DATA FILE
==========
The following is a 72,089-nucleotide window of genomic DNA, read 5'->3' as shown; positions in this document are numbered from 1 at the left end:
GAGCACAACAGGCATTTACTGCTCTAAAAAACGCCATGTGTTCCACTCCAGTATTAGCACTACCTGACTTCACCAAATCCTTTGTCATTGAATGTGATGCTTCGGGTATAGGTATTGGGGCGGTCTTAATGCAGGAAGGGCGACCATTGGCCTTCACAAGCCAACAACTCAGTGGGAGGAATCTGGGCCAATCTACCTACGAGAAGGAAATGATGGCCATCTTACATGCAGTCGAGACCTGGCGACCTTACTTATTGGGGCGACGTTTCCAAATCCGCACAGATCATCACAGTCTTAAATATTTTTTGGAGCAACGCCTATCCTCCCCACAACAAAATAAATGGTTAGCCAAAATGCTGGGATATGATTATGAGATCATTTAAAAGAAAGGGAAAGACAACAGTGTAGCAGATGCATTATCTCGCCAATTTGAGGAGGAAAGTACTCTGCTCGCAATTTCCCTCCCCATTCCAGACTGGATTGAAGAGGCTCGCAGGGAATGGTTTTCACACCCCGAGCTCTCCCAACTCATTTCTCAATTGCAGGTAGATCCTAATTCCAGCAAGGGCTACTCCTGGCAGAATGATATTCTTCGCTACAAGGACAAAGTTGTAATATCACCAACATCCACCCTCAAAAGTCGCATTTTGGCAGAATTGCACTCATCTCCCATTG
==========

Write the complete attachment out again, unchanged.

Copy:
The following is a 72,089-nucleotide window of genomic DNA, read 5'->3' as shown; positions in this document are numbered from 1 at the left end:
GAGCACAACAGGCATTTACTGCTCTAAAAAACGCCATGTGTTCCACTCCAGTATTAGCACTACCTGACTTCACCAAATCCTTTGTCATTGAATGTGATGCTTCGGGTATAGGTATTGGGGCGGTCTTAATGCAGGAAGGGCGACCATTGGCCTTCACAAGCCAACAACTCAGTGGGAGGAATCTGGGCCAATCTACCTACGAGAAGGAAATGATGGCCATCTTACATGCAGTCGAGACCTGGCGACCTTACTTATTGGGGCGACGTTTCCAAATCCGCACAGATCATCACAGTCTTAAATATTTTTTGGAGCAACGCCTATCCTCCCCACAACAAAATAAATGGTTAGCCAAAATGCTGGGATATGATTATGAGATCATTTAAAAGAAAGGGAAAGACAACAGTGTAGCAGATGCATTATCTCGCCAATTTGAGGAGGAAAGTACTCTGCTCGCAATTTCCCTCCCCATTCCAGACTGGATTGAAGAGGCTCGCAGGGAATGGTTTTCACACCCCGAGCTCTCCCAACTCATTTCTCAATTGCAGGTAGATCCTAATTCCAGCAAGGGCTACTCCTGGCAGAATGATATTCTTCGCTACAAGGACAAAGTTGTAATATCACCAACATCCACCCTCAAAAGTCGCATTTTGGCAGAATTGCACTCATCTCCCATTG